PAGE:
The Commons reason was considered, and the bill now awaits Royal Assent.
Lords third reading: Tuesday 1 December
Members of the Lords discussed the rules for campaigning on the referendum, including how much finance should be available to campaigners. They also asked what reporting requirements should be in place around donations and loans for the campaign.
The bill will now go to the Commons for consideration of Lords amendments.
Lords report stage day two: Monday 23 November
Members discussed the information that should be made available to the public in the run-up to the referendum, and the effects a withdrawal from the EU would have on laws and policy. They also asked whether common guidance for charities on engagement with the referendum could be issued.
Third reading, a final chance to amend the bill, is scheduled for 1 December.
Lords report stage day one: Wednesday 17 November
Members began by discussing a change to the bill that would allow people over 16 to vote in the referendum, this change was agreed after going to a vote, with 293 for and 211 against.
There was a further vote on whether British citizens who have lived in the EU for more than 15 years should be allowed to vote in the referendum, the result was 116 for and 214 against, so the change was not made.
Day two of report stage is expected on Monday 23 November.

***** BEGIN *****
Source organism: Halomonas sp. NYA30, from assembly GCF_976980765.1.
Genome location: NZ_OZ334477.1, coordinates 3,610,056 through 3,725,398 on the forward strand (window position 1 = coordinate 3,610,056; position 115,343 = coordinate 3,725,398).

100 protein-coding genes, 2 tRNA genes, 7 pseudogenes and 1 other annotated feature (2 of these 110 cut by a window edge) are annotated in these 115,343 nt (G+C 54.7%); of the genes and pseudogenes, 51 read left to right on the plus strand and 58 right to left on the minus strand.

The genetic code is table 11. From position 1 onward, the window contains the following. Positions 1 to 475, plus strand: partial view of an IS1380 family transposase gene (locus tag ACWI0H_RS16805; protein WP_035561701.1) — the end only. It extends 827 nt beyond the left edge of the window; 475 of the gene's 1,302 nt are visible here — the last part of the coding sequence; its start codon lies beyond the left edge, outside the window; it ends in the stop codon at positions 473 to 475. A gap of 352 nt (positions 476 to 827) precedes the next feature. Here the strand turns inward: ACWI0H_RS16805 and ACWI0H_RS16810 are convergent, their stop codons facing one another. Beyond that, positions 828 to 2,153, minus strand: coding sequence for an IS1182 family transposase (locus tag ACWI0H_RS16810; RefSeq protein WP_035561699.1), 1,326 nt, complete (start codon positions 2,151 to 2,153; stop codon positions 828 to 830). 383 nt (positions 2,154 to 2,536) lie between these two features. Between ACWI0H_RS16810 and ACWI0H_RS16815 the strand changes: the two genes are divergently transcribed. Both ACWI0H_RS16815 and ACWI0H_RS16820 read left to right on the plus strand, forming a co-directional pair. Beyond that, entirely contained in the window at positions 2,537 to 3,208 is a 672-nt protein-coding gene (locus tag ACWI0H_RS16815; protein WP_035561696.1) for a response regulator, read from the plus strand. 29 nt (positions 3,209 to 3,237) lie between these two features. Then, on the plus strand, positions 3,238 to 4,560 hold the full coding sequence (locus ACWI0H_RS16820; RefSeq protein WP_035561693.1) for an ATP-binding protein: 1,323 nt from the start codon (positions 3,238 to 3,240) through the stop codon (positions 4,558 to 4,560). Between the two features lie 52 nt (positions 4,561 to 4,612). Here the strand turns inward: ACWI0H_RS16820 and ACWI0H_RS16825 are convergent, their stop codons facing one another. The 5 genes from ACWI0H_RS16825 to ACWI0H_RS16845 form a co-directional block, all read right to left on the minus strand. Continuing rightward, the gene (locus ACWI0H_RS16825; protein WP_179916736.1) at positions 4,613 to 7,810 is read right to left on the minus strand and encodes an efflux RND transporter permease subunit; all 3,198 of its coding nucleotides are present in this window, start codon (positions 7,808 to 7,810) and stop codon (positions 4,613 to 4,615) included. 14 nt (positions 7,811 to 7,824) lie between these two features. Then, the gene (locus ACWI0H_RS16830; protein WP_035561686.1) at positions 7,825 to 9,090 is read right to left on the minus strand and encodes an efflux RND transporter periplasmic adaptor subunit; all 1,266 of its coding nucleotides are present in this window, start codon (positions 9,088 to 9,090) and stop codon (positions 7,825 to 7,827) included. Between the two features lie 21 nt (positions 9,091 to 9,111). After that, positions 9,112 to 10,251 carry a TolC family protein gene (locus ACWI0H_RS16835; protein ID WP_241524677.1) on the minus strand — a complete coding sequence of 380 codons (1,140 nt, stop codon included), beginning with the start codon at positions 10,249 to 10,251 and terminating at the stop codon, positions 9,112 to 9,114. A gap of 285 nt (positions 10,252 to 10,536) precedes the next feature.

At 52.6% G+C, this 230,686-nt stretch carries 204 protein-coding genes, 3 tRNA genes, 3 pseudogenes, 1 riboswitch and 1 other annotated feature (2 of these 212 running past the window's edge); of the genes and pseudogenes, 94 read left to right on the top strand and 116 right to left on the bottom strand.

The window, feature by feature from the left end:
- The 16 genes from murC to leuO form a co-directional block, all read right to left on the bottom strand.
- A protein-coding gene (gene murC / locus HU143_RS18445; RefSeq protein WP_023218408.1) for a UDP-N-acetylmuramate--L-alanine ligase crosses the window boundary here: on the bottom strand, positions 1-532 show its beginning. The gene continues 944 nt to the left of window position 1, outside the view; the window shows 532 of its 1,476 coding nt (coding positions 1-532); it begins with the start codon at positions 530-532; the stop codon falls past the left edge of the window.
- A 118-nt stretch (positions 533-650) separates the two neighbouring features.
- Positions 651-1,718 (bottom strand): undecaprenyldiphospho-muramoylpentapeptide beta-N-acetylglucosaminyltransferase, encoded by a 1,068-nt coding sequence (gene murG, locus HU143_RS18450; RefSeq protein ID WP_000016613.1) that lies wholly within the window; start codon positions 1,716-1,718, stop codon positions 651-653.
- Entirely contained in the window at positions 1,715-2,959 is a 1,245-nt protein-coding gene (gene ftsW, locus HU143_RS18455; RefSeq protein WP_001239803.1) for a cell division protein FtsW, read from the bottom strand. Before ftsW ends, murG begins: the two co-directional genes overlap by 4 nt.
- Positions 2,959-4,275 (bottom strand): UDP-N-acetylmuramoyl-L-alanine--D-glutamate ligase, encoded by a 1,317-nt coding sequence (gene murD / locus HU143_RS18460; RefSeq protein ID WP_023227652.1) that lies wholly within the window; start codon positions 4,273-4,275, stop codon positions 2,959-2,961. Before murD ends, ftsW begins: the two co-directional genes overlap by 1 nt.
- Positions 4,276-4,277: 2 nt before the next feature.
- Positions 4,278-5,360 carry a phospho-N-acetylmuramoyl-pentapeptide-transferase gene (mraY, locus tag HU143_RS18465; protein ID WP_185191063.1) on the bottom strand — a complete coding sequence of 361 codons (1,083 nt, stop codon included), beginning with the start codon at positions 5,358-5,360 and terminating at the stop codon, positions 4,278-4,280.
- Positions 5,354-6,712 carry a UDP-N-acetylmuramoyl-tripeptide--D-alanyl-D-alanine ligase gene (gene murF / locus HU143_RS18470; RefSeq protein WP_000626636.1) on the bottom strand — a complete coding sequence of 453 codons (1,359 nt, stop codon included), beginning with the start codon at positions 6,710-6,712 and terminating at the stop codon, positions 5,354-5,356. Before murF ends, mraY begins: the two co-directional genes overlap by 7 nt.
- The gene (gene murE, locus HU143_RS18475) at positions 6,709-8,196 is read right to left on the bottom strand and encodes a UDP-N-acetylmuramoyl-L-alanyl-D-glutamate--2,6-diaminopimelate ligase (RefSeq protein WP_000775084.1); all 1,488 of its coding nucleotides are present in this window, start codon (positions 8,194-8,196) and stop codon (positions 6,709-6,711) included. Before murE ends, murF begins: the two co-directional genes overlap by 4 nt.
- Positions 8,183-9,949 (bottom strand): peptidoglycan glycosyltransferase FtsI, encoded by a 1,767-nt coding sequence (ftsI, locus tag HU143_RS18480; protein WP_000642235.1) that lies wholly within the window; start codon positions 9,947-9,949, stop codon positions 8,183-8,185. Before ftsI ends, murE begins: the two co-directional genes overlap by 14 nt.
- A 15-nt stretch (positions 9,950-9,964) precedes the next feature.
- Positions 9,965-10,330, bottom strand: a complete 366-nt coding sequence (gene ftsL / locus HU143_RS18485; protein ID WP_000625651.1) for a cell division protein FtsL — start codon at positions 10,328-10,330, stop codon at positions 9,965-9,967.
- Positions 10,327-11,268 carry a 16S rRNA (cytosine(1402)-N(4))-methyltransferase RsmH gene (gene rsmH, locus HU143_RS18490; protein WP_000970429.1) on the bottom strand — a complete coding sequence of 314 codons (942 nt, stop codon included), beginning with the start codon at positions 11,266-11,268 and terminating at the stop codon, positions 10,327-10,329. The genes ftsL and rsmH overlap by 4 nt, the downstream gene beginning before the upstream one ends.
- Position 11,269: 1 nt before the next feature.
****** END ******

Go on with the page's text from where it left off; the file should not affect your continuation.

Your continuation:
European Union Referendum Bill: Committee stage day three, Wednesday 4 November
Members of the Lords considered suggested changes to the bill, including the restriction on campaigning by public authorities and restrictions on special advisers ahead of the referendum.
The European Referendum Bill now moves to report stage, a further chance for scrutiny in the House of Lords. It is scheduled to begin on Wednesday 18 November.
European Union Referendum Bill: Committee stage day two, Monday 2 November
Members of the Lords discussed a proposal that would allow UK citizens who are resident in other EU countries to vote in the referendum. They also considered whether a report outlining the consequences of the UK's withdrawal from the EU should be presented to Parliament ahead of the referendum.
European Union Referendum Bill: Committee stage day one, Wednesday 28 October
Members of the Lords discussed a suggested change that would see the date of the proposed referendum postponed from 2017 to 2019. They also considered the question of extending the right to vote in an EU referendum to 16 and 17 year olds.
European Union Referendum Bill: Second reading, Tuesday 13 October
Members debated the contents of the bill, which enables a referendum to take place by the end of 2017. Key areas discussed included the best timing for the referendum, what the UK’s relationship with the EU would look like if we were to leave, and whether 16 and 17 year olds should be allowed to vote in the referendum.
About the European Union Referendum Bill
The bill makes provision for a referendum in the UK and Gibraltar on whether the UK should remain a member of the European Union.